Tatom, John (2006): Is negative personal saving a serious problem? Published in: Research Buzz , Vol. 2, No. 2 (28. February 2006): p. 3.
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In most of 2005, personal saving was negative, attracting widespread attention and concern. Many analysts suggest that negative personal saving means that the typical U.S. consumer is living well beyond their means. Since this would be unsustainable, the fear is that an end of a consumer spending binge could lead to a recession. Such fears have taken on many incarnations over the past five years, focusing first on wealth declines due to the stock price crash in 2001, concern over foreigners’ appetite for U.S. assets and fear of its disappearance and, lately, a feared bursting of a suspected housing bubble that would lead to a surge in saving and decline in consumer spending. This article discusses how serious a problem negative personal saving could be.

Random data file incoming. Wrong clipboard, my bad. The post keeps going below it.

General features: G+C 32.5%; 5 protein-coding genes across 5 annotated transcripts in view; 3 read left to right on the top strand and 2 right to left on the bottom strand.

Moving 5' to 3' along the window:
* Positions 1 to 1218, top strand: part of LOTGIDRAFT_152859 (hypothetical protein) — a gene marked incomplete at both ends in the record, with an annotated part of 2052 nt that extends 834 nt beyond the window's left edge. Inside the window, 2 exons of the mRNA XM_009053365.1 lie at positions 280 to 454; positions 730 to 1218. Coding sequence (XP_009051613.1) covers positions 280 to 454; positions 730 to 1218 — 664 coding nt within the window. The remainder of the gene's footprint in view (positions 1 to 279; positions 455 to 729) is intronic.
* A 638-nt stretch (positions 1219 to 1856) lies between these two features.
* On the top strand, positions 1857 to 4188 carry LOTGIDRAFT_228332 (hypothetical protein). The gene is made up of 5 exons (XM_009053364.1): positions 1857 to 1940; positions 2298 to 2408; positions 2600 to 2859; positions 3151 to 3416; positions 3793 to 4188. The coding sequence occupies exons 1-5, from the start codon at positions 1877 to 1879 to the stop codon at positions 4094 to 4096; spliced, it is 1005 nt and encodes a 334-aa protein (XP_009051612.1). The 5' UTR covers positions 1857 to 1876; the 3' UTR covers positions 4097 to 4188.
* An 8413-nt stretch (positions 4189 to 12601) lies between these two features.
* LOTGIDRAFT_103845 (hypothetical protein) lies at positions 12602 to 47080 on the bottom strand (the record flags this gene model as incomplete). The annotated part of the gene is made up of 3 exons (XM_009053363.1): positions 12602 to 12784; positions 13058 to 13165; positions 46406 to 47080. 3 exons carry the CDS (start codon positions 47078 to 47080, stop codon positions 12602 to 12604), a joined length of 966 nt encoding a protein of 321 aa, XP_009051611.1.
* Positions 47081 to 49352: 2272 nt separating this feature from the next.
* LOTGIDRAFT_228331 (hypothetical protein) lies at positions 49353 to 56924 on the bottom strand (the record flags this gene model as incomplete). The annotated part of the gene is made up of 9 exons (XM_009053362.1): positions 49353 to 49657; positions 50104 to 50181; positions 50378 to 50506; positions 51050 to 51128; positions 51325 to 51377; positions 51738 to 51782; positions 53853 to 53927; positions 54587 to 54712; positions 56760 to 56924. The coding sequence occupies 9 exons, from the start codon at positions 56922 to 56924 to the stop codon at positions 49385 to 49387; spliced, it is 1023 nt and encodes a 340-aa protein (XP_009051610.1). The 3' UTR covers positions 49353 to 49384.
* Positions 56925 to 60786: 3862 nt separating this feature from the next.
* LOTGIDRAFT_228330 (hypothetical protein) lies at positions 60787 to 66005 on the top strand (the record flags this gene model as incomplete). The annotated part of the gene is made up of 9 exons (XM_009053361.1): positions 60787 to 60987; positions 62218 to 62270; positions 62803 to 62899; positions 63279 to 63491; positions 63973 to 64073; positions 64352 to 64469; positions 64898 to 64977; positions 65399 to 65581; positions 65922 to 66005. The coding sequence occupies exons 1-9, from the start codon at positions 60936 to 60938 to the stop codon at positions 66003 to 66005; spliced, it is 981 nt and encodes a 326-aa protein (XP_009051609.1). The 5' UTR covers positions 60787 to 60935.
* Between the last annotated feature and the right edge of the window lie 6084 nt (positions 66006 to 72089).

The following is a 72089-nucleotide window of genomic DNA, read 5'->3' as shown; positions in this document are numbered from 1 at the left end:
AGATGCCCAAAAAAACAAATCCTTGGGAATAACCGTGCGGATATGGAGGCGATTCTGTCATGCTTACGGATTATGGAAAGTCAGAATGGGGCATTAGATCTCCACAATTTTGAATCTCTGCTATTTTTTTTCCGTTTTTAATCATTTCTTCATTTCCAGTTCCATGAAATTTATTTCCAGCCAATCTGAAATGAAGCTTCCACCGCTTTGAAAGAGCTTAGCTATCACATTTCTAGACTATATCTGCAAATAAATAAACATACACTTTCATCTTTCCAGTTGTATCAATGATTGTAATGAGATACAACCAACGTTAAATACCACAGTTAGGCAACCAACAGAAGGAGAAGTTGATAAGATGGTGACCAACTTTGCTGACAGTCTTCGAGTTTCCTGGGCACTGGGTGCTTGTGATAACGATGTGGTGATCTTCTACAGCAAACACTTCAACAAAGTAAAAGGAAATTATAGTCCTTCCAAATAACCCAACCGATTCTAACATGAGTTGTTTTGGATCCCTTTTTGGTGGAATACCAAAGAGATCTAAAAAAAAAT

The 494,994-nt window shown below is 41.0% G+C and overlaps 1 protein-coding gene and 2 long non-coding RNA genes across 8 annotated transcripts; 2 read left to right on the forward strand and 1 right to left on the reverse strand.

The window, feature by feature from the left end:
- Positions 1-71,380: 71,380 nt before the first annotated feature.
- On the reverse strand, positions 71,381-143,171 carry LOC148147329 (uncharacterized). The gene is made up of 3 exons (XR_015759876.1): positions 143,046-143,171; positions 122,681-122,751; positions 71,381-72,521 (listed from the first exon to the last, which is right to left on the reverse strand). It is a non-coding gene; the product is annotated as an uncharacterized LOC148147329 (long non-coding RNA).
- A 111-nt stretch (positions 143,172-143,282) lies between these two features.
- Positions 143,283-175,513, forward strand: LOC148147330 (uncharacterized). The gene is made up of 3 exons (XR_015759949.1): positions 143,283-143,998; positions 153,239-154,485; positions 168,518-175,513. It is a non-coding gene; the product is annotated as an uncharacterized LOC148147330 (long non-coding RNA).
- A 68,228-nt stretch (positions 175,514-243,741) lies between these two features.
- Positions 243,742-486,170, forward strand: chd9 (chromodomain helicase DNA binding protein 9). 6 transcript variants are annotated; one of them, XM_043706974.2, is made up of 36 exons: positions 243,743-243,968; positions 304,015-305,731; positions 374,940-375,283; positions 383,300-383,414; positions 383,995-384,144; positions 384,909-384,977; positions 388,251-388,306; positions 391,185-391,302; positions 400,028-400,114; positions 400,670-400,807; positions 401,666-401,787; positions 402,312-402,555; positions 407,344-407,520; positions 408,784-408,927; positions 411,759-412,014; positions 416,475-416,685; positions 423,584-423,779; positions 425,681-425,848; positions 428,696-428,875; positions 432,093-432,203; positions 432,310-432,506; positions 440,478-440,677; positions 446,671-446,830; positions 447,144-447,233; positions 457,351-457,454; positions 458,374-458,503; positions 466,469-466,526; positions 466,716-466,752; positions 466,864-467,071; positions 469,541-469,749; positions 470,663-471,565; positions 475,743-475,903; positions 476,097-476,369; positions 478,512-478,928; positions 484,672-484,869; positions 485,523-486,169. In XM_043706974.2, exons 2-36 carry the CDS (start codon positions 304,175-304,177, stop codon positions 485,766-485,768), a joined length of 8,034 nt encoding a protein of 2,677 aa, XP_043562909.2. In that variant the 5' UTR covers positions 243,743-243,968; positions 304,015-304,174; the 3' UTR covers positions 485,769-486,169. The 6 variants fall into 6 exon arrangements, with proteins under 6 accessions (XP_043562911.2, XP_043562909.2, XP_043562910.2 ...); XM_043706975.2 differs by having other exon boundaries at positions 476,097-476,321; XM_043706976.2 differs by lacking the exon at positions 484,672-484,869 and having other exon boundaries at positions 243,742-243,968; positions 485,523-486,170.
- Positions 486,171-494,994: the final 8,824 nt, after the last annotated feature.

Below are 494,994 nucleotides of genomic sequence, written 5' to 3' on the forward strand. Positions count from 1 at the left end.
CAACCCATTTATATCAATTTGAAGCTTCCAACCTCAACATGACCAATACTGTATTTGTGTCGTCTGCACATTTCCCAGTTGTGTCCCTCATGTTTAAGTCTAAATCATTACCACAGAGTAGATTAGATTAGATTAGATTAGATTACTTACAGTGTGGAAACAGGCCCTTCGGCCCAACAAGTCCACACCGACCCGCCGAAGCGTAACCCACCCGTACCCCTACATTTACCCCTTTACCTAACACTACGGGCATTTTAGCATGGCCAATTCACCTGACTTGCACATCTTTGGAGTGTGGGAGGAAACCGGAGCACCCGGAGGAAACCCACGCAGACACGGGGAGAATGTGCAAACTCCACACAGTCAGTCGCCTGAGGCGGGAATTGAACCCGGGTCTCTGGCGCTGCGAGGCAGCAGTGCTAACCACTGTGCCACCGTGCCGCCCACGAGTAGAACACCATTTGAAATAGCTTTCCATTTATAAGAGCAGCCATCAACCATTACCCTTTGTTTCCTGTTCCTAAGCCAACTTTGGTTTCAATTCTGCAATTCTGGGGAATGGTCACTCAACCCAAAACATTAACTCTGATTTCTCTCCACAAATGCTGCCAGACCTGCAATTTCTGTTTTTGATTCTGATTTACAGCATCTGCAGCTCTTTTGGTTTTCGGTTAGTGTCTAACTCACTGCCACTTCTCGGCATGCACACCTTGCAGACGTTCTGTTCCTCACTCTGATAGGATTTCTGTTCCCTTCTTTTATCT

|Item Type:||MPRA Paper|
|Original Title:||Is negative personal saving a serious problem?|
|Keywords:||saving; personal saving|
|Subjects:||E - Macroeconomics and Monetary Economics > E0 - General > E01 - Measurement and Data on National Income and Product Accounts and Wealth; Environmental Accounts
E - Macroeconomics and Monetary Economics > E2 - Macroeconomics: Consumption, Saving, Production, Employment, and Investment > E21 - Consumption; Saving; Wealth
|Depositing User:||John Tatom|
|Date Deposited:||13. Oct 2009 04:29|
|Last Modified:||12. Feb 2013 20:35|